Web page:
by Susan Donohoe (Friday, July 4, 2008)
If you're looking to live a simpler life, then next week is for you! U.S. National Downshifting Week is a way to care for the environment and focus on the things that really matter. Embrace your inner Thoreau.
Are you familiar with U.S. National Downshifting Week? Well let me tell you all about it.
It’s a voluntary simplicity awareness campaign sponsored by the non-profit organization Conscious Consuming. U.S. National Downshifting Week builds on the work of Tracey Smith, the founder of National Downshifting Week in the UK. U.S. National Downshifting week is scheduled for next week – July 7-13, 2007 – and is designed to help participants "Slow Down and Green Up."
As you may know, downshifting involves cutting out unnecessary expenditures, cultivating a simpler lifestyle (thus leaving a lighter environmental footprint), and making more time for the things you want to do. Data from the mid-90's from the Trends Research Institute shows that about 10% of Americans identify with downshifting, voluntary simplicity, and simple living. Duane Elgin, author of several books on voluntary simplicity, calls this a "conservative estimate."
Many Americans are cutting back consumption this year due to higher food, health care, and fuel prices. The freefall in the housing market has also been a factor in reducing consumption, as home equity credit tightens and people feel a loss in their net wealth. Instead of feeling down about buying less stuff, many Americans celebrate their decision to downshift.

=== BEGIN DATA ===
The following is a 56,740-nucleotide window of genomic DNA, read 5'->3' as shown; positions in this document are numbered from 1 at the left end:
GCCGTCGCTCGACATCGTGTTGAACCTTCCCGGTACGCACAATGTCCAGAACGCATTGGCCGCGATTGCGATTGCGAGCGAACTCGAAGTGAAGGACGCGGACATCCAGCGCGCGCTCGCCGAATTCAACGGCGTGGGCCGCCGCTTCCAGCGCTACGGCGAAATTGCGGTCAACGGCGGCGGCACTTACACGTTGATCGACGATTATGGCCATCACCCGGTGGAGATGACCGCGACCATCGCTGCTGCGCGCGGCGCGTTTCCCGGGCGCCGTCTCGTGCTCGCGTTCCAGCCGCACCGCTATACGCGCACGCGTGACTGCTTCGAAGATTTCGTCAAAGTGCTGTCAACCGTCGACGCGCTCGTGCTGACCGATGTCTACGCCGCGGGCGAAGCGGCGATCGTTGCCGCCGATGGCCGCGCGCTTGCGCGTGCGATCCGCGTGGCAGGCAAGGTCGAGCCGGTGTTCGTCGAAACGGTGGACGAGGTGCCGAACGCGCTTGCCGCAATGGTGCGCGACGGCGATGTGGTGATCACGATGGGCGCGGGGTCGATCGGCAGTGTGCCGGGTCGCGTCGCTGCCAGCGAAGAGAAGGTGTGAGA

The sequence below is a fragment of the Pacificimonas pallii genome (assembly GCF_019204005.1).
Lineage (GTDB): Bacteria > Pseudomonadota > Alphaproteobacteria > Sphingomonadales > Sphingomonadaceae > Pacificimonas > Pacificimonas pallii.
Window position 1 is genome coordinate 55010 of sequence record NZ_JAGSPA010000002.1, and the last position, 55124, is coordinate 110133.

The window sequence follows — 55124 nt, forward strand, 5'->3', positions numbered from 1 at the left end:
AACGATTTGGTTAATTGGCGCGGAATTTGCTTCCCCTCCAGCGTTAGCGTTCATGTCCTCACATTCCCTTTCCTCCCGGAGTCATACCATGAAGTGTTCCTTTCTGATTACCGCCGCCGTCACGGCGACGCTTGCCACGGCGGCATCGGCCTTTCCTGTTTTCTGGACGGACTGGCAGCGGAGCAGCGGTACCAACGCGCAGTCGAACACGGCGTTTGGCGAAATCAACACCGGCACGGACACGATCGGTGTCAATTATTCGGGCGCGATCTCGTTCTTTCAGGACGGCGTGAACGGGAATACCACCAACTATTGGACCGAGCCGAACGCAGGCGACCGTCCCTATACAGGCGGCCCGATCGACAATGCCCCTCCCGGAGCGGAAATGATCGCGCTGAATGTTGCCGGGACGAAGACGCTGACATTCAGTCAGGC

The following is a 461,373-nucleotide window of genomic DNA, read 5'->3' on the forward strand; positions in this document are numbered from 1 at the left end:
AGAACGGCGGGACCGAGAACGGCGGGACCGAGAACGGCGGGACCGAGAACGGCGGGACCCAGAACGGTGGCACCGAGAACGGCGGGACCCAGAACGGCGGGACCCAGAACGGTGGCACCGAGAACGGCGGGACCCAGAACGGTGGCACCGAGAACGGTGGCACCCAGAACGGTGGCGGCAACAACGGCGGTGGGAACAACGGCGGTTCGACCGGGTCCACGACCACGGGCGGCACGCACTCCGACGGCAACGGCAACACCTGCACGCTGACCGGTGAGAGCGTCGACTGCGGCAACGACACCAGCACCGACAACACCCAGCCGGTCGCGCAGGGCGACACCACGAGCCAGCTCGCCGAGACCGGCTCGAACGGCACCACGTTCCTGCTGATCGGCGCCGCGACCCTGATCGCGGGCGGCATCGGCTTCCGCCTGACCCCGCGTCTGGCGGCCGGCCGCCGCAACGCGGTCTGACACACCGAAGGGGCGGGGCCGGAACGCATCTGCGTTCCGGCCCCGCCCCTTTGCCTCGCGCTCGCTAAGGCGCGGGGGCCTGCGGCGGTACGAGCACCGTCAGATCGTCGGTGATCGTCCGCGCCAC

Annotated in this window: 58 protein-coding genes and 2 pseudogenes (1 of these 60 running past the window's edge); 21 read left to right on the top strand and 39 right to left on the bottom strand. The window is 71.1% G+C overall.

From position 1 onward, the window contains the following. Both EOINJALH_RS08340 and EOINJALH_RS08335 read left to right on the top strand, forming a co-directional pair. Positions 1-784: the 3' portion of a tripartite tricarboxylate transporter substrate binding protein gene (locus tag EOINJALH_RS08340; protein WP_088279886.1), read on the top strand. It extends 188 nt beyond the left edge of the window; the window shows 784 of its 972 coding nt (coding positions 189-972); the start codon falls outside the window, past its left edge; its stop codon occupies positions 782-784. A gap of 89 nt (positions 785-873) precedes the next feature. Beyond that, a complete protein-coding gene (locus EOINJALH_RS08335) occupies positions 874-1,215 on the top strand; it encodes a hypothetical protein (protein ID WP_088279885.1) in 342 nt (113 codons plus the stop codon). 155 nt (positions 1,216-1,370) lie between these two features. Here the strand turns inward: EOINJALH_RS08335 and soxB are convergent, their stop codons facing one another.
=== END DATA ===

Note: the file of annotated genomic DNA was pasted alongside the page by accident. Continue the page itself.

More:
Smith says, "A positive approach to living with less helps you re-think ways to enjoy time with your loved ones without reaching for your wallet."
The dates for National Downshifting Week (July 7-13th) were chosen to coincide with the birthday of America's most famous downshifter, Henry David Thoreau (born July 12, 1817).
"Modern downshifters don't have to move into a cabin in the woods to simplify their lives. Happiness depends on knowing when you have enough, and finding ways to do the things you love to do without spending a ton of money," says Susan Donohoe, of Conscious Consuming.
"Downshifters can live deliberately, leave a lighter footprint on the earth, and have even more time with their families and friends."
To learn more and to see how you can celebrate Downshifting Week, visit their Web site.